This year’s St. Patrick’s Day is finally over. Now, we must wait another year for corned beef, cabbage, green beer and shamrock-shaped cookies. But while the Irish saint’s day has passed, today marks another saint’s day that is celebrated with food and drinks – the Feast of St. Joseph.
Many people around the world today will celebrate the Feast of St. Joseph, or La Festa di San Giuseppe. It’s commemorated every March 19th and the holiday roots back to the Middle Ages, when Sicily underwent a major drought that led to a massive famine. The locals prayed to their patron saint to bring them relief in the form of rain. In exchange, they vowed to honor St. Joseph (the husband of the Virgin Mary) with a proper banquet. Sure enough, he answered their prayers. As the locals promised, they feasted on local foods such as fava beans, which thrived after the rain, and a lot of sweet treats. Since the feast occurs in the middle of Lent season, it is a meatless celebration.
Tonight, many Italian homes will surely fill their tables with fig dishes and cookies. Other traditional food that are prepared for St. Joseph’s Day are the popular and classic Italian doughnuts like zeppole and sfingi. These are dough fritters covered in sugar that everybody loves. Depending on where they are eaten, they can just be simple fried doughnuts with holes, custard-filled, jelly-filled, or they can be the equivalent of cream puffs made from choux pastry, similar to the French profiterole. These pastries are always made during this feast day because it also honors St. Joseph as the patron saint of pastry chefs and fry cooks.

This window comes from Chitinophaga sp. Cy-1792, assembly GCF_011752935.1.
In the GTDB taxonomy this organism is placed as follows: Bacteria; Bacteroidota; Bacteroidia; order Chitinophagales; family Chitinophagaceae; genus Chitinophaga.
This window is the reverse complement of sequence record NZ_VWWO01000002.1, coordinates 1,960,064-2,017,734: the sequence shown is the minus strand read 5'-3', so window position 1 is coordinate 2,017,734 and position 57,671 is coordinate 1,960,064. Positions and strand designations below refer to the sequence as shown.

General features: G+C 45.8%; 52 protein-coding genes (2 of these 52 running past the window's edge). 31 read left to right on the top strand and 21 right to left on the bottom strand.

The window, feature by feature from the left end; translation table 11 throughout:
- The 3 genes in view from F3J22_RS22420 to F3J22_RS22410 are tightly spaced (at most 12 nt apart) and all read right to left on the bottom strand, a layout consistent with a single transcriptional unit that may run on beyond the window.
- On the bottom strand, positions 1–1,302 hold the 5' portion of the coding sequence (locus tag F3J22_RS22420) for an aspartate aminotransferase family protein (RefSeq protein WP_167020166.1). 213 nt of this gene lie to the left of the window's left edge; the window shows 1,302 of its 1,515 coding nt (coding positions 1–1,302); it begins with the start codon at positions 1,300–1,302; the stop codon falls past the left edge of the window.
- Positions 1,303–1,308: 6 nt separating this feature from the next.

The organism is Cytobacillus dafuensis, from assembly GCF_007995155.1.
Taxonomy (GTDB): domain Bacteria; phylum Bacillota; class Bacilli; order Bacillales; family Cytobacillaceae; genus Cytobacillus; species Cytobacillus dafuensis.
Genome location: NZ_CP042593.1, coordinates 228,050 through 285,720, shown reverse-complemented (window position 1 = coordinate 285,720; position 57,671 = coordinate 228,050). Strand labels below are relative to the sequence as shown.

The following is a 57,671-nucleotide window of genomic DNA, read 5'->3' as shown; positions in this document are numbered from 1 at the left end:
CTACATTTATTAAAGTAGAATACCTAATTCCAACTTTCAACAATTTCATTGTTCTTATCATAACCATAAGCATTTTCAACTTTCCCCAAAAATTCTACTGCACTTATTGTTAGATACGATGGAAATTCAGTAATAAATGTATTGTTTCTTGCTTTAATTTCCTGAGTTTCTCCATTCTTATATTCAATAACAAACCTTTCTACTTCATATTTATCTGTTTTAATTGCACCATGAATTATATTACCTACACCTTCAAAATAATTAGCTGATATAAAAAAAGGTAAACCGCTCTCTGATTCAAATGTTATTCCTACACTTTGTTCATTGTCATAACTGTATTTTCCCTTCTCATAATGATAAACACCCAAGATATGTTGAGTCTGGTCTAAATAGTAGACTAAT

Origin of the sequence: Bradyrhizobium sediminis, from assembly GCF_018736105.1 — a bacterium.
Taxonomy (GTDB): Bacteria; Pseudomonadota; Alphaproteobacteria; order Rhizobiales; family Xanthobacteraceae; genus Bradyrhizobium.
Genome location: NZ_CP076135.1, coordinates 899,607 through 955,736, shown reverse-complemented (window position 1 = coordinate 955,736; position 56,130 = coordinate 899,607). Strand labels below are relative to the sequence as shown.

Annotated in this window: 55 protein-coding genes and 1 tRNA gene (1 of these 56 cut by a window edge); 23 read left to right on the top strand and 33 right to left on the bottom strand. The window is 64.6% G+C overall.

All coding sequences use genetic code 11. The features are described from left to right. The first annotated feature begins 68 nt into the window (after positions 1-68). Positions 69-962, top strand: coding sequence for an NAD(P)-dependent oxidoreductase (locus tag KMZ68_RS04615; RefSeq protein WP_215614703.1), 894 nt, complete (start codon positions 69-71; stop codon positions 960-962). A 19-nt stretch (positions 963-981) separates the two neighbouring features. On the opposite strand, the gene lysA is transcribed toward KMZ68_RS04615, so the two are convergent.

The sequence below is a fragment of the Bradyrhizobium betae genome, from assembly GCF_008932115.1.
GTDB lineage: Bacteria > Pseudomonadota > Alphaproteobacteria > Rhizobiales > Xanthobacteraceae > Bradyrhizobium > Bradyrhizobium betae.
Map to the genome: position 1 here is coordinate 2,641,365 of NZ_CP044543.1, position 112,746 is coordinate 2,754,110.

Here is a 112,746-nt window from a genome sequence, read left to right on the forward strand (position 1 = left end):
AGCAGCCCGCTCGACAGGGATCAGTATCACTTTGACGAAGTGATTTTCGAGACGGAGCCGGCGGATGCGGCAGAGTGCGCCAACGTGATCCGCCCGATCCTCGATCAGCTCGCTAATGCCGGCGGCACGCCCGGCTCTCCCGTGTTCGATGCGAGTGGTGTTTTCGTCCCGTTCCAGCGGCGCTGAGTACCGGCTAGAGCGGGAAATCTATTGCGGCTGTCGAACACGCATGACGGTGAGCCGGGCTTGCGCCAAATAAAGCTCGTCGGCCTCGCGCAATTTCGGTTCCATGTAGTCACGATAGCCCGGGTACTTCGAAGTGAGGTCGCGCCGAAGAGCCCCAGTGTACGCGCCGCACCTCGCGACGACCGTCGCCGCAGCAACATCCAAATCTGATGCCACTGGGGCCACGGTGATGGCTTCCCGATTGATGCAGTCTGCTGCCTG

Classic Italian sweet treats: zeppole (left) and sfingi (right)
Large Italian-American communities, especially Sicilian populations, are usually based in the cities of New York and New Orleans, Louisiana. These cities received a flood of immigrants in the 19th century. Up until today, New York and New Orleans indeed celebrate the Feast of St. Joseph with grand parades, processions, and parties.